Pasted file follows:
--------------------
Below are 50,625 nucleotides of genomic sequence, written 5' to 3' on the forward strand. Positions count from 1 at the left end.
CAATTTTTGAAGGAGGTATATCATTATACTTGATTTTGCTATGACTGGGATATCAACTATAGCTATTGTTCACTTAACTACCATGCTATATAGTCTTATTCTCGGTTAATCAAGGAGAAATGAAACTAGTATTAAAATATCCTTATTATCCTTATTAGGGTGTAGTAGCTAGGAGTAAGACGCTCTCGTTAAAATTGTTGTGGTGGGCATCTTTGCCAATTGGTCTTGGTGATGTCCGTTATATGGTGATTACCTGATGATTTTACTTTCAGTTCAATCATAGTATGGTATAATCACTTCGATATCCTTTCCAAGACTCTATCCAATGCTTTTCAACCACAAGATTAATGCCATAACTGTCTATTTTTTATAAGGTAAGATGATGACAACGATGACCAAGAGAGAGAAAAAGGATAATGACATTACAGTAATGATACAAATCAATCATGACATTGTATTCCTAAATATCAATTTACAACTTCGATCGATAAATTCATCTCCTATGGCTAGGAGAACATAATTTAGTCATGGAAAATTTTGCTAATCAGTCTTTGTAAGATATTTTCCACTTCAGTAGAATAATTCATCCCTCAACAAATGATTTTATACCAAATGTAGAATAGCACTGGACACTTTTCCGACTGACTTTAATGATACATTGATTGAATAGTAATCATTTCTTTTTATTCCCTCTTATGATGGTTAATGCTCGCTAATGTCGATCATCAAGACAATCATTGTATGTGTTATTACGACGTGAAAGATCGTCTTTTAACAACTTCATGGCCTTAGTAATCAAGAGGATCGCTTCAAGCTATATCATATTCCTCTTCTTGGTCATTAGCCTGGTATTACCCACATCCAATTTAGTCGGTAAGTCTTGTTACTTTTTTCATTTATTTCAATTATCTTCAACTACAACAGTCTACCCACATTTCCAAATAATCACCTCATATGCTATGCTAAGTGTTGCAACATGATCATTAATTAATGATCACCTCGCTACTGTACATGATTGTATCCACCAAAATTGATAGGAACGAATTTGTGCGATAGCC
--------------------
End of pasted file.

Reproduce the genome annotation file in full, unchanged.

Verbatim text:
Below are 50,625 nucleotides of genomic sequence, written 5' to 3' on the forward strand. Positions count from 1 at the left end.
CAATTTTTGAAGGAGGTATATCATTATACTTGATTTTGCTATGACTGGGATATCAACTATAGCTATTGTTCACTTAACTACCATGCTATATAGTCTTATTCTCGGTTAATCAAGGAGAAATGAAACTAGTATTAAAATATCCTTATTATCCTTATTAGGGTGTAGTAGCTAGGAGTAAGACGCTCTCGTTAAAATTGTTGTGGTGGGCATCTTTGCCAATTGGTCTTGGTGATGTCCGTTATATGGTGATTACCTGATGATTTTACTTTCAGTTCAATCATAGTATGGTATAATCACTTCGATATCCTTTCCAAGACTCTATCCAATGCTTTTCAACCACAAGATTAATGCCATAACTGTCTATTTTTTATAAGGTAAGATGATGACAACGATGACCAAGAGAGAGAAAAAGGATAATGACATTACAGTAATGATACAAATCAATCATGACATTGTATTCCTAAATATCAATTTACAACTTCGATCGATAAATTCATCTCCTATGGCTAGGAGAACATAATTTAGTCATGGAAAATTTTGCTAATCAGTCTTTGTAAGATATTTTCCACTTCAGTAGAATAATTCATCCCTCAACAAATGATTTTATACCAAATGTAGAATAGCACTGGACACTTTTCCGACTGACTTTAATGATACATTGATTGAATAGTAATCATTTCTTTTTATTCCCTCTTATGATGGTTAATGCTCGCTAATGTCGATCATCAAGACAATCATTGTATGTGTTATTACGACGTGAAAGATCGTCTTTTAACAACTTCATGGCCTTAGTAATCAAGAGGATCGCTTCAAGCTATATCATATTCCTCTTCTTGGTCATTAGCCTGGTATTACCCACATCCAATTTAGTCGGTAAGTCTTGTTACTTTTTTCATTTATTTCAATTATCTTCAACTACAACAGTCTACCCACATTTCCAAATAATCACCTCATATGCTATGCTAAGTGTTGCAACATGATCATTAATTAATGATCACCTCGCTACTGTACATGATTGTATCCACCAAAATTGATAGGAACGAATTTGTGCGATAGCC